Disruptive Analysis’ report, “The evolution of
SIP- and IMS-capable mobile handsets” is the most comprehensive review
of the market for next-generation IP-connected cellphones, offering detailed
analysis and recommendations.
The noise level around IMS is huge. But up until now, almost all attention
has been focused on IMS network deployments and SIP applications. The phone
itself - the "User Equipment" in IMS industry jargon - has almost been
ignored. Once again, the telecom industry seems to have under-estimated the
complexity of getting the phones "right" before investing billions on new
infrastructure. Not only that, but the gap is likely to be filled by "open"
or "naked" SIP-enabled mobile phones, which will enable 3rd-party providers
- such as Internet VoIP and IM specialists - to exploit a huge mobile user
base with their own on-handset software applications.
This ground-breaking study provides extensive argument and
rich quantitative forecasts of the future of IMS- and SIP-enabled mobile
phones. It assesses operator and "disruptive" usage cases, looks at a wide
range of handset types and software architectures, and considers practical
issues around standards, user experience and integration. It profiles the
leading suppliers of IMS and SIP handset software.
The market size and segmentation data covers handset type (eg smartphone vs
featurephone), SIP/IMS implementation (eg "Naked SIP", "Closed IMS" etc.),
regional market sizes and wireless bearers (cellular, WiFi, UMTS, CDMA,
Based on a huge research effort spanning 300+ interviews
and meetings with
key providers of handsets, software, network services, semiconductors,
operator infrastructure and corporate networks, the study provides
actionable, substantiated insights into the "End User Battleground" for SIP
and IMS services - the handset itself.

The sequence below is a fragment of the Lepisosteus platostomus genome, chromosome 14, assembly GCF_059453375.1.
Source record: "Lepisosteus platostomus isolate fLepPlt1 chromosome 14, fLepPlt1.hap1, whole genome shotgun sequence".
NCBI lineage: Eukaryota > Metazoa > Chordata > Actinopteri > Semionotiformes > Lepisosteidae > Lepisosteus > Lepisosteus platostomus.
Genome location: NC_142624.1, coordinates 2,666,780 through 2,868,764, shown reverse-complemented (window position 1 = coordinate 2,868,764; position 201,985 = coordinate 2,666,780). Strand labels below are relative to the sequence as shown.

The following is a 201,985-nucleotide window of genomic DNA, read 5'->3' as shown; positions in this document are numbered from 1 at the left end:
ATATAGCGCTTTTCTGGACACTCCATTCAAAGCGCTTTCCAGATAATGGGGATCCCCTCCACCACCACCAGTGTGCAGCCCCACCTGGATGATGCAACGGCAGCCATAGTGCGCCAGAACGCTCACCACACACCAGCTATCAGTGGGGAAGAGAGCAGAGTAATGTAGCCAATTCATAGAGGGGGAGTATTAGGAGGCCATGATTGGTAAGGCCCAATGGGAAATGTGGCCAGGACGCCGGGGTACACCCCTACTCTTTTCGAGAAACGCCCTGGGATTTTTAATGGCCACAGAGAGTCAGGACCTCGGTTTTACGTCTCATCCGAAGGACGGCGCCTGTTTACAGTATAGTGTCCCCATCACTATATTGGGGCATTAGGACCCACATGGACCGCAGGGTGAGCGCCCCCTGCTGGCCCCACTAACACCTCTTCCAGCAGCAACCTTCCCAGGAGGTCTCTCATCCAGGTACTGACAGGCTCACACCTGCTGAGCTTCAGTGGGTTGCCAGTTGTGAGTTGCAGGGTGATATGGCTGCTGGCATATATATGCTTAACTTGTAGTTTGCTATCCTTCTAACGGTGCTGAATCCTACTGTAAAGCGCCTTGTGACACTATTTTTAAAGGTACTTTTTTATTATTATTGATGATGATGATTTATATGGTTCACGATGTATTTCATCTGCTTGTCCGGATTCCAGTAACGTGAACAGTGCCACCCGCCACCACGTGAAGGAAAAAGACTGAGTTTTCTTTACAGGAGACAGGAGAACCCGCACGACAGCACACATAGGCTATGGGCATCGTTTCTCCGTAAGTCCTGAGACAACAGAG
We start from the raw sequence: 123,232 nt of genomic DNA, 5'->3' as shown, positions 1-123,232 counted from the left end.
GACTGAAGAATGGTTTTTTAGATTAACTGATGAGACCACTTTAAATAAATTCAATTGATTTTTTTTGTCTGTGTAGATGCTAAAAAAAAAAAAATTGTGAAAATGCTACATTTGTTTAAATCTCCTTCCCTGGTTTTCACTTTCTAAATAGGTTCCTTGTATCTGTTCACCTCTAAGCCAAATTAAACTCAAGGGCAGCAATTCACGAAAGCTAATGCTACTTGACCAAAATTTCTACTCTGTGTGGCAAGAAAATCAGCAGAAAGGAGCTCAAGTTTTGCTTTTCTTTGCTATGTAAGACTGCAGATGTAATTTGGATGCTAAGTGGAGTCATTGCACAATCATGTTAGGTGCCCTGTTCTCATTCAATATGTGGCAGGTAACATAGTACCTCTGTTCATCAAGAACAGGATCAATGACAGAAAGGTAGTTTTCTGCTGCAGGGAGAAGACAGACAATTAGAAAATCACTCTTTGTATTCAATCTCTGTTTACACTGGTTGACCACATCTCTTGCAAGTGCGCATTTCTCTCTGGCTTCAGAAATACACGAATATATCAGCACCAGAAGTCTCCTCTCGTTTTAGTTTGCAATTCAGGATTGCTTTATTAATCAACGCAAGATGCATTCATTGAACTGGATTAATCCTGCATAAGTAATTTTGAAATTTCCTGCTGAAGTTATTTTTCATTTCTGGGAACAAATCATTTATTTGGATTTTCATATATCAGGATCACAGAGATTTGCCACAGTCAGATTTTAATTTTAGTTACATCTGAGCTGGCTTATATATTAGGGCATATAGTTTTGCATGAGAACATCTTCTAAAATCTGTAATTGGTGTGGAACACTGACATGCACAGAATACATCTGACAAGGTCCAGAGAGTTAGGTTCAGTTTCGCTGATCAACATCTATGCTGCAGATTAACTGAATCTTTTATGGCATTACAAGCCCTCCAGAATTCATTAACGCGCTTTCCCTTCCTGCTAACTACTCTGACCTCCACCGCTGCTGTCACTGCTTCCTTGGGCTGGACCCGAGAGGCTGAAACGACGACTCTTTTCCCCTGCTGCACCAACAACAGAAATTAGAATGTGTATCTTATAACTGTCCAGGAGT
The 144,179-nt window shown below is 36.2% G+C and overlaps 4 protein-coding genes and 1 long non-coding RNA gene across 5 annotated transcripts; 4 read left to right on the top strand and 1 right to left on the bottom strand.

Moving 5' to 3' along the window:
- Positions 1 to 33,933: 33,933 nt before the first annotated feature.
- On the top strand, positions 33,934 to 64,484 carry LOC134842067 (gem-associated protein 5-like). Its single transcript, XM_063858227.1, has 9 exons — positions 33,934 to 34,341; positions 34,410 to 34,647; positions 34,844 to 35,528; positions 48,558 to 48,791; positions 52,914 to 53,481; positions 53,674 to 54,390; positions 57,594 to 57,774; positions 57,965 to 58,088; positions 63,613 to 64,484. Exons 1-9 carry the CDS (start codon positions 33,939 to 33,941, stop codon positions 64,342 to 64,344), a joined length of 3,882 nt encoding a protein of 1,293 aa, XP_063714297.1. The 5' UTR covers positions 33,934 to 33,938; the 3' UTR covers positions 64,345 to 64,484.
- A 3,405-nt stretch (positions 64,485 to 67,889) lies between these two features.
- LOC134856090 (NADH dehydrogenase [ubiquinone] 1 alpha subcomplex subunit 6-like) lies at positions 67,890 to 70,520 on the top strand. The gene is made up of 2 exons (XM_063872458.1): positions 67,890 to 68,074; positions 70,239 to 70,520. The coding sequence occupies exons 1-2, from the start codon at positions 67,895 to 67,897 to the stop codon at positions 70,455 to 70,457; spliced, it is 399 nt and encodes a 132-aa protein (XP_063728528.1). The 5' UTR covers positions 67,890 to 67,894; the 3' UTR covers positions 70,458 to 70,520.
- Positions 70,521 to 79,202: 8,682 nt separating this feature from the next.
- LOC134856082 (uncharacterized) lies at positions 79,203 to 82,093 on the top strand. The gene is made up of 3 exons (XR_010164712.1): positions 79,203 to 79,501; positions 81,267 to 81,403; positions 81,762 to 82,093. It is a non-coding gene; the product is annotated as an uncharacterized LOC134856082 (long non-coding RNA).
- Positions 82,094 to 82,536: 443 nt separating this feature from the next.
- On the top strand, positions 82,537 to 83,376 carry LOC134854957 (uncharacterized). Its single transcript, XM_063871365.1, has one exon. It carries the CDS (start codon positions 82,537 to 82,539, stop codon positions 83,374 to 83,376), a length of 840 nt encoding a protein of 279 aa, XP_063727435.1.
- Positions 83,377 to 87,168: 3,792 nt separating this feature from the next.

many operators are deploying IMS networks now, it is highly likely that
IMS phones will be late-to-market, and suffer from poor user experience.
little consensus on the answer to “What exactly is an IMS phone?”
standards are too protocol-focused and are insufficient to define how IMS
phones should “behave”, e.g. how IMS & non-IMS applications interact.
with basic IMS capabilities (often operator-proprietary) will start to
ship in small quantities in late 2006 and 2007, although it will be 2009
before 20%+ massmarket penetration is reached, with more standardised
of handset-based “combinational services” and downloadable IMS
applications are not yet practical. User interface design and
interoperability between multiple vendors’ phones require much more effort
IMS user experience will need handsets capable of full multi-tasking –
something which is outside the capabilities of most current phones.
problems should be overcome eventually. In 2011, it is forecast that there
will be almost 500m IMS-capable phones shipped globally.
hype around fixed-mobile convergence, WiFi will be present in less than
10% of IMS-capable mobile phones by 2011; most will be cellular-only.
SIP – an
essential basic subcomponent of IMS – is much easier to implement than a
full IMS software framework. SIP-capable phones are already shipping.
many interesting non-IMS applications of SIP on mobile phones, such as
VoIP, Internet IM, enterprise IP-PBX access, or interactive games.
787m SIP-enabled mobile handsets will ship in 2011, of which 40% will be
smartphones. Europe will account for 50%+ of SIP handset volume shipments
until 2010, although Japan and Korea lead, in penetration terms.
be adopted more slowly on CDMA handsets than GSM/UMTS ones.
SIP” phones, on which 3rd-party applications can exploit the
SIP stack, will grow rapidly in importance, with 48m shipping in 2006,
more than 220m in 2008 and 500m+ in 2011. This is a huge threat to mobile
will be enabled by smartphones OS’s, virtual machines like Java, and the
inclusion of “exposed” SIP in many featurephone platforms.
some devices will support both naked SIP and operator-oriented IMS
applications, there will be 1 billion more naked SIP handsets shipped,
than operator-only “closed IMS” phones, between 2006-2011.
brands, enterprises, 3rd-party developers and competing service
providers will exploit the opportunities from the 1.6 billion “naked SIP”
phones that will ship between now and 2011, using on-handset software
operators will attempt to block “parasitic” 3rd-party SIP
applications, by “locking” handsets or intercepting network traffic. These
attempts will seem clumsy and vindictive, and will likely drive churn and
operators’ visions of stopping threats from Internet-based brands, 3rd-party
VoIP and other services, by locking-down IMS networks and only permitting
customers to access IMS-based services, are totally unrealistic.
number of specialist firms are emerging to supply SIP and IMS software for
mobile phones. However, many will struggle with integration of their
clients into existing OS and application software on handsets.
Published June 2006
Highlights & Full Table of Contents
& Figures - Download as PDF
Inquire or buy - please email